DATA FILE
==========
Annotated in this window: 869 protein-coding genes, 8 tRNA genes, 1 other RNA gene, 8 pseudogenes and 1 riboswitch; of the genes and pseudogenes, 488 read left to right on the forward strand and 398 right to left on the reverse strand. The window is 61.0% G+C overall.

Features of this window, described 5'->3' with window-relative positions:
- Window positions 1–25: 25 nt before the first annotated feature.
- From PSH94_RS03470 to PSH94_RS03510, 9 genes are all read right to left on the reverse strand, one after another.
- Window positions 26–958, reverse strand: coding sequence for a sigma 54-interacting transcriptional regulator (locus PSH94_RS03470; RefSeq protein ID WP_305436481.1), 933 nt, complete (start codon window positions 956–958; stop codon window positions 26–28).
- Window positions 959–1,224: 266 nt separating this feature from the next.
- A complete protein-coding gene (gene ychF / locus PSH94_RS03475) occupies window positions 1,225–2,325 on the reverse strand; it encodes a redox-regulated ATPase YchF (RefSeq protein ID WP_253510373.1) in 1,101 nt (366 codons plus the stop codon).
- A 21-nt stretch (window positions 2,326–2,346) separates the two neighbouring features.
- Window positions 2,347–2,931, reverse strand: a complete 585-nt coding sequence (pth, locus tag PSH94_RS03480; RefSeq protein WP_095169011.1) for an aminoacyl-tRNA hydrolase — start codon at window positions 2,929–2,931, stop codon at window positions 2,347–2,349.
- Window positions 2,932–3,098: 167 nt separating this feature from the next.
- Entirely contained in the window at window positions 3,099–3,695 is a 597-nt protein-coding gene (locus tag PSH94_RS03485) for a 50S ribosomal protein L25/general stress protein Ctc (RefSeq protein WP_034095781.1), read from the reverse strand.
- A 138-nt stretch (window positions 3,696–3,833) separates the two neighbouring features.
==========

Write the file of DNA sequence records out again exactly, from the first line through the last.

Annotated in this window: 869 protein-coding genes, 8 tRNA genes, 1 other RNA gene, 8 pseudogenes and 1 riboswitch; of the genes and pseudogenes, 488 read left to right on the forward strand and 398 right to left on the reverse strand. The window is 61.0% G+C overall.

Features of this window, described 5'->3' with window-relative positions:
- Window positions 1–25: 25 nt before the first annotated feature.
- From PSH94_RS03470 to PSH94_RS03510, 9 genes are all read right to left on the reverse strand, one after another.
- Window positions 26–958, reverse strand: coding sequence for a sigma 54-interacting transcriptional regulator (locus PSH94_RS03470; RefSeq protein ID WP_305436481.1), 933 nt, complete (start codon window positions 956–958; stop codon window positions 26–28).
- Window positions 959–1,224: 266 nt separating this feature from the next.
- A complete protein-coding gene (gene ychF / locus PSH94_RS03475) occupies window positions 1,225–2,325 on the reverse strand; it encodes a redox-regulated ATPase YchF (RefSeq protein ID WP_253510373.1) in 1,101 nt (366 codons plus the stop codon).
- A 21-nt stretch (window positions 2,326–2,346) separates the two neighbouring features.
- Window positions 2,347–2,931, reverse strand: a complete 585-nt coding sequence (pth, locus tag PSH94_RS03480; RefSeq protein WP_095169011.1) for an aminoacyl-tRNA hydrolase — start codon at window positions 2,929–2,931, stop codon at window positions 2,347–2,349.
- Window positions 2,932–3,098: 167 nt separating this feature from the next.
- Entirely contained in the window at window positions 3,099–3,695 is a 597-nt protein-coding gene (locus tag PSH94_RS03485) for a 50S ribosomal protein L25/general stress protein Ctc (RefSeq protein WP_034095781.1), read from the reverse strand.
- A 138-nt stretch (window positions 3,696–3,833) separates the two neighbouring features.